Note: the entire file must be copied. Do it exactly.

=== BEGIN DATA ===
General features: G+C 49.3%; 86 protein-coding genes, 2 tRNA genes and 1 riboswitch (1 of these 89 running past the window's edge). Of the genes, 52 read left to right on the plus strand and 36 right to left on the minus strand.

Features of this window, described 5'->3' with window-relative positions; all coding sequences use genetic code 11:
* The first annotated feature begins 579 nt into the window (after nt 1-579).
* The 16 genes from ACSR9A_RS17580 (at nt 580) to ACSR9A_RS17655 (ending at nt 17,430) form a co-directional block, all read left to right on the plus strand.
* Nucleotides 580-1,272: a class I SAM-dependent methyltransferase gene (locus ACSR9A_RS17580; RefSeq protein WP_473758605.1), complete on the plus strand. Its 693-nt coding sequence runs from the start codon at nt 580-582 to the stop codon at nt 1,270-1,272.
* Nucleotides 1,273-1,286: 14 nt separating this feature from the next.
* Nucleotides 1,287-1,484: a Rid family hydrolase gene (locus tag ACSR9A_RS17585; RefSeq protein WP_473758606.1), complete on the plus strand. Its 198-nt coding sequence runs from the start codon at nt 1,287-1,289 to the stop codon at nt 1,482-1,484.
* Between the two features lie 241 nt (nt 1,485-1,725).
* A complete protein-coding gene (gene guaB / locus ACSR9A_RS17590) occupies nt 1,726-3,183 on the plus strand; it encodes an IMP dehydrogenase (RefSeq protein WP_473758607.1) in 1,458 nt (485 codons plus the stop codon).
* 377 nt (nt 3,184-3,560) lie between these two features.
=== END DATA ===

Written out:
General features: G+C 49.3%; 86 protein-coding genes, 2 tRNA genes and 1 riboswitch (1 of these 89 running past the window's edge). Of the genes, 52 read left to right on the plus strand and 36 right to left on the minus strand.

Features of this window, described 5'->3' with window-relative positions; all coding sequences use genetic code 11:
* The first annotated feature begins 579 nt into the window (after nt 1-579).
* The 16 genes from ACSR9A_RS17580 (at nt 580) to ACSR9A_RS17655 (ending at nt 17,430) form a co-directional block, all read left to right on the plus strand.
* Nucleotides 580-1,272: a class I SAM-dependent methyltransferase gene (locus ACSR9A_RS17580; RefSeq protein WP_473758605.1), complete on the plus strand. Its 693-nt coding sequence runs from the start codon at nt 580-582 to the stop codon at nt 1,270-1,272.
* Nucleotides 1,273-1,286: 14 nt separating this feature from the next.
* Nucleotides 1,287-1,484: a Rid family hydrolase gene (locus tag ACSR9A_RS17585; RefSeq protein WP_473758606.1), complete on the plus strand. Its 198-nt coding sequence runs from the start codon at nt 1,287-1,289 to the stop codon at nt 1,482-1,484.
* Between the two features lie 241 nt (nt 1,485-1,725).
* A complete protein-coding gene (gene guaB / locus ACSR9A_RS17590) occupies nt 1,726-3,183 on the plus strand; it encodes an IMP dehydrogenase (RefSeq protein WP_473758607.1) in 1,458 nt (485 codons plus the stop codon).
* 377 nt (nt 3,184-3,560) lie between these two features.